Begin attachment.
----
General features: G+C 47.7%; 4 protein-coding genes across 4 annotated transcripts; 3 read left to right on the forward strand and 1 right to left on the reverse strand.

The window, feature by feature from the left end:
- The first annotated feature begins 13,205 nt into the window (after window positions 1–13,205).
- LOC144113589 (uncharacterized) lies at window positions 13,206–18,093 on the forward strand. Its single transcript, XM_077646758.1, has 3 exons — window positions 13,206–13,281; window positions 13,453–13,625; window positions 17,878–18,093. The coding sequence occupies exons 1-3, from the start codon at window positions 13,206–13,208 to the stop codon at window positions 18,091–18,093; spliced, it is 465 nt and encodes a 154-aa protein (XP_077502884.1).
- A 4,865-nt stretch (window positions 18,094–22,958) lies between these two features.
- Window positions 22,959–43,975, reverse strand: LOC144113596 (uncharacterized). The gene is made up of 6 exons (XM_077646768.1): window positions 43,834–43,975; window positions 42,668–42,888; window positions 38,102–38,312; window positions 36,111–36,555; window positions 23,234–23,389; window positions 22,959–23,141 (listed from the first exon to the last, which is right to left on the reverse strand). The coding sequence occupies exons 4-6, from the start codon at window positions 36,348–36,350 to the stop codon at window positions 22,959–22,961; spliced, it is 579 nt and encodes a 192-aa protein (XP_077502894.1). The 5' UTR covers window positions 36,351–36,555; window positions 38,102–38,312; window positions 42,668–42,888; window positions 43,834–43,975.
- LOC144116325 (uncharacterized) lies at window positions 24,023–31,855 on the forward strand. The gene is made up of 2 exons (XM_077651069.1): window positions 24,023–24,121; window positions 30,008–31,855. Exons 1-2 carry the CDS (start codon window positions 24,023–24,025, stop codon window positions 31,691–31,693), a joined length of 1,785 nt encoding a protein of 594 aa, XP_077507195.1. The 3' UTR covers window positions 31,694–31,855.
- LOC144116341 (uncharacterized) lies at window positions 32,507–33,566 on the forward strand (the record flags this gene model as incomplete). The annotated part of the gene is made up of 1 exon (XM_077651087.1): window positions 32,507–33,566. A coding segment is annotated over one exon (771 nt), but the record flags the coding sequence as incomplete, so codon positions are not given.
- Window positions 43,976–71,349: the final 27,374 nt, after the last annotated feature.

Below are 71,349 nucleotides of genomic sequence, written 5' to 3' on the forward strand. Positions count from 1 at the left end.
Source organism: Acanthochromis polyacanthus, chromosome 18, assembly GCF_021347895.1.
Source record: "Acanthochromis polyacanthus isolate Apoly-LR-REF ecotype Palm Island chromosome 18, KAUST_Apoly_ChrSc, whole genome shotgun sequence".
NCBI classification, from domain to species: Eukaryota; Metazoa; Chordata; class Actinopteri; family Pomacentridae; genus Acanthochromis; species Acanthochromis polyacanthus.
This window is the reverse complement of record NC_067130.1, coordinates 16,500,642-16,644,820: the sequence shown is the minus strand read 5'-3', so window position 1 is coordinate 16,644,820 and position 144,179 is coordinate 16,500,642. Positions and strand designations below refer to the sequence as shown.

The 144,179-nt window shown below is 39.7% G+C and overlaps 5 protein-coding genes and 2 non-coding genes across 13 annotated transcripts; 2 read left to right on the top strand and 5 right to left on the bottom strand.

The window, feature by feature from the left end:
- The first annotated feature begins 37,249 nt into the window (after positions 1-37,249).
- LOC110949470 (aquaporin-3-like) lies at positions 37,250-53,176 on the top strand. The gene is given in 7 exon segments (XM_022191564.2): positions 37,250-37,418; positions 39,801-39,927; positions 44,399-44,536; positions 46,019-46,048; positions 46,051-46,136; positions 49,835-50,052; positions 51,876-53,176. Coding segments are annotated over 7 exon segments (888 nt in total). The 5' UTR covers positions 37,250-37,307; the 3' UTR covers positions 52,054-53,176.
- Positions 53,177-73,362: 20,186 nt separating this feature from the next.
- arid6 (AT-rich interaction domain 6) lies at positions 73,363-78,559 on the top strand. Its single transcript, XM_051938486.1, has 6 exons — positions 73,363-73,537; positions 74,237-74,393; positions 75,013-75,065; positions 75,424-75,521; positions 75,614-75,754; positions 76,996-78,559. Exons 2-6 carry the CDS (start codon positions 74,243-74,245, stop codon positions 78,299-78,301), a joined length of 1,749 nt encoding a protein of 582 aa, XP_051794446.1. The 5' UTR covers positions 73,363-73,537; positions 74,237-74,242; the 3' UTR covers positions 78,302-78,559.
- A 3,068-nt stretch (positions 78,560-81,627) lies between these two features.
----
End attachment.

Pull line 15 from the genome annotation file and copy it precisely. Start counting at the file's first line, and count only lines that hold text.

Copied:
The 144,179-nt window shown below is 39.7% G+C and overlaps 5 protein-coding genes and 2 non-coding genes across 13 annotated transcripts; 2 read left to right on the top strand and 5 right to left on the bottom strand.